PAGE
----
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Don Hooton urges Congress on steroids education
This is an archived article that was published on sltrib.com in 2013, and information in the article may be outdated. It is provided only for personal research purposes and may not be reprinted.

McKinney, Texas • The father of a high school baseball player who died after using steroids has written to every member of Congress, criticizing the government's lack of funding for drug education programs.

Donald Hooton testified at the 2005 congressional hearings that featured Mark McGwire, Sammy Sosa and other major leaguers.

Taylor Hooton was 17 when he committed suicide in 2003. His parents think the suicide stemmed from depression that followed Taylor's decision to stop using steroids. Donald Hooton established The Taylor Hooton Foundation to promote awareness of the steroids problem among youth.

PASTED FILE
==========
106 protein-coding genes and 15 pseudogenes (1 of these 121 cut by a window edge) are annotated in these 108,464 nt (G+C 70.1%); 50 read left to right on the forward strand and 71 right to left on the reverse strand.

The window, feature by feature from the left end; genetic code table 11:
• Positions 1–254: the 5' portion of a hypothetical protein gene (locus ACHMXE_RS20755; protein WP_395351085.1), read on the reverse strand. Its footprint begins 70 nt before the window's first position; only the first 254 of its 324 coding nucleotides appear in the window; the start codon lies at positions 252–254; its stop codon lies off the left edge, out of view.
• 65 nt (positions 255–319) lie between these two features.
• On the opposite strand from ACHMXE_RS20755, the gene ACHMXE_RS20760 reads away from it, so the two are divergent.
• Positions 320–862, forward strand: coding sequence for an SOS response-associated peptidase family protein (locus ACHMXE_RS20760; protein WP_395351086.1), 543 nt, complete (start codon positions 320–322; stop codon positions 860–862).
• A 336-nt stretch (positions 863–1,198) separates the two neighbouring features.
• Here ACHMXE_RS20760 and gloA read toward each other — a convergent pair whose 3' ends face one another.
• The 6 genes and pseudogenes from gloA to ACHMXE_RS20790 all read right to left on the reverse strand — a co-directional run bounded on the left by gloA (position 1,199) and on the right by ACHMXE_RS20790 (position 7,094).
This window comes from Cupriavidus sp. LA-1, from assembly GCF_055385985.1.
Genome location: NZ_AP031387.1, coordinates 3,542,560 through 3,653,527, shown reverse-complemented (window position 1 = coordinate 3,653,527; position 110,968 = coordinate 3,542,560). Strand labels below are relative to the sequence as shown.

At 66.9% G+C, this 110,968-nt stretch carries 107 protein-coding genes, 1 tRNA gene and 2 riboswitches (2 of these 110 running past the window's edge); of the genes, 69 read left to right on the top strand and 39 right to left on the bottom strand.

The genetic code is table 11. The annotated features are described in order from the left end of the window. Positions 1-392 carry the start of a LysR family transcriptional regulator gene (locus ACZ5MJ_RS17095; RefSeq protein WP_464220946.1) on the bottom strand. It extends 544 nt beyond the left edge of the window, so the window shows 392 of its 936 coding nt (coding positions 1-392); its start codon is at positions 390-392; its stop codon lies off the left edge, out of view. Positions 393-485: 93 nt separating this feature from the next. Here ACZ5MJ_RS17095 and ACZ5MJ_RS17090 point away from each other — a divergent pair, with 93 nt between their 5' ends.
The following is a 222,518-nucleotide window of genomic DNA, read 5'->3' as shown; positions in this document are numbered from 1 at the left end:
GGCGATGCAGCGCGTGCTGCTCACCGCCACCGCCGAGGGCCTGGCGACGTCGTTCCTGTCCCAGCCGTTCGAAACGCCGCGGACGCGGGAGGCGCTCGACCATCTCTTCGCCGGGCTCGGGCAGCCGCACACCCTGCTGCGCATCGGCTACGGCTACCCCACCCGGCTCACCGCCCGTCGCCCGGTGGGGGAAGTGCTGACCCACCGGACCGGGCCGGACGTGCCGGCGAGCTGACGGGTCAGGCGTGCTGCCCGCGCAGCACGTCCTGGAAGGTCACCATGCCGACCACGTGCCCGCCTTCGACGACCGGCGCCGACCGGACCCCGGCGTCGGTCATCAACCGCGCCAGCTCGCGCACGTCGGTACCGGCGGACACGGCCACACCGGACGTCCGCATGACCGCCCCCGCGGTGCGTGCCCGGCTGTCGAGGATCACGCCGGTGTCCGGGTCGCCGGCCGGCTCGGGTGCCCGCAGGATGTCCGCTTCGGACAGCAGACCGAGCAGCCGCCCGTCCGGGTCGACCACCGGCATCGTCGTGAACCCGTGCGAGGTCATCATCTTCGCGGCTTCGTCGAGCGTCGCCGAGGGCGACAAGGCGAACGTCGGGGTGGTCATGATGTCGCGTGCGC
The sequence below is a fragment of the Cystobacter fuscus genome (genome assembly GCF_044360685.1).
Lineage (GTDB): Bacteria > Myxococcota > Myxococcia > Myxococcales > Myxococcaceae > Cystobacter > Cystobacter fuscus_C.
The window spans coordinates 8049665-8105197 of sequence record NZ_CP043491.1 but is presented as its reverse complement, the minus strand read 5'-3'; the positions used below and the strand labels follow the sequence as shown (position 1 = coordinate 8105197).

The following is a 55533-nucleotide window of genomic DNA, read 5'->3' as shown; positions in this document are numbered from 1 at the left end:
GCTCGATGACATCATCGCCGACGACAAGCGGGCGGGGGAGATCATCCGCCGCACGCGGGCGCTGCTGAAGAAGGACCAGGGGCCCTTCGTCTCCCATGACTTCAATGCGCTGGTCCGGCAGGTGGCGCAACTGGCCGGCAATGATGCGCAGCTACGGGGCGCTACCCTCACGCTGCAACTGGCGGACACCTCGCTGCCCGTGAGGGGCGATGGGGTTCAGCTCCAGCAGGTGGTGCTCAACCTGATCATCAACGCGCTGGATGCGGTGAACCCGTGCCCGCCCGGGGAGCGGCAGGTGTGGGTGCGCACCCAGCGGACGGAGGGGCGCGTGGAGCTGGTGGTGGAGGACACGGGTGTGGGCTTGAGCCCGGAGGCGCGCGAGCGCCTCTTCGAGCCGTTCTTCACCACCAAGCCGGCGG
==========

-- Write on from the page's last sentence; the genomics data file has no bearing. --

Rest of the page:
"After all the grandstanding before the TV cameras that day, our federal government has not instituted any form of education program for our children, and it hasn't invested any time or effort in raising awareness about scope of the problem," Hooton wrote in his July 18 letter, which was made available to The Associated Press. "As a result, the steroid usage problem by our children has not gotten any better."

Hooton asked the government to survey youngsters to determine the scope of the problem. He also wants such federal agencies such as the National Institute on Drug Abuse and The Substance Abuse and Mental Health Services Administration to become "bully pulpits" that will promote education in schools about performance-enhancing drugs.

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